Just six months after his campaign of terror began, Pavlo Lapshyn was tried and convicted as a terrorist and received a life sentence in prison.

It is important to reflect on the events that unfolded after this unspeakable act of murder because they were so fundamental to the Prevent strategy becoming more deeply immersed in tackling the extreme far-right as well as the political support required to drive this forward. And as we saw with the Finsbury Park attack, the recognition of far-right terrorism now takes minutes, not weeks.

Sadly, today our inboxes are filling with far-right cases with almost a third of all safeguarding referrals to Prevent being linked to this ideology. From teenagers celebrating the events at Finsbury Park, to young children radicalised by extremist siblings or relatives.

The overwhelming terrorist threat to the UK is still from those inspired by Al Qaeda and Daesh, but the figures show we are not blind to the reciprocal threat from the extreme far-right. I am grimly confident that we are seeing a resurgence of these groups going beyond online promotion and becoming involved in secreting weapons caches, attending military training and planning for a wave of neo-Nazi terrorist attacks.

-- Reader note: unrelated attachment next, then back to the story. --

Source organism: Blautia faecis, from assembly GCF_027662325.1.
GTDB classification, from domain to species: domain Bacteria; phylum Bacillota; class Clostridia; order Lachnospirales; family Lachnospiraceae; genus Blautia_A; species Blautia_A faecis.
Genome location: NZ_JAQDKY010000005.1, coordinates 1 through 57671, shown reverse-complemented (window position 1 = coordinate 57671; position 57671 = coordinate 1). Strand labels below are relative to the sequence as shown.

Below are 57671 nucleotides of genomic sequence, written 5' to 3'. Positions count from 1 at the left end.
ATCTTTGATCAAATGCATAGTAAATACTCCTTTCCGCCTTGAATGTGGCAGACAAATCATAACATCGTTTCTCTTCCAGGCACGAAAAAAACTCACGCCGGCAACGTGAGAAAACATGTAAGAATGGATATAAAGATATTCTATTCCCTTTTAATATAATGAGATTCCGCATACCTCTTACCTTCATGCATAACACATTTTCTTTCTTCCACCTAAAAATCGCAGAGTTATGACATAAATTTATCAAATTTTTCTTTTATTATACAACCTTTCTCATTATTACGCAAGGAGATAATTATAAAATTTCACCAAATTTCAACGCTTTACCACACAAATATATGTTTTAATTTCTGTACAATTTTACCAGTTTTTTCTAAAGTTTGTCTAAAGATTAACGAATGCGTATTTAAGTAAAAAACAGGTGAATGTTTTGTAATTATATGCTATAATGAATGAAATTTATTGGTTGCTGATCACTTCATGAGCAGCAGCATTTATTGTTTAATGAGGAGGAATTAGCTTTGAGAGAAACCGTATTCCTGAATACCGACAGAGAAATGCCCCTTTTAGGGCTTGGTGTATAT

Through the Prevent strategy we can successfully reach out to those individuals before they engage in violence and offer positive interventions to resolve the underlying vulnerabilities that make these ideologies so attractive to so many. A staggering 84% of people we support disengage from extremism.

Incredibly, there are some who are committed to derailing this vital safeguarding work but collectively we should challenge the danger this poses to our communities. Perhaps they too should reflect on the tragedies that can occur, the lives destroyed and who the intended victims would be if we miss that opportunity to prevent the resistible rise of far-right extremism.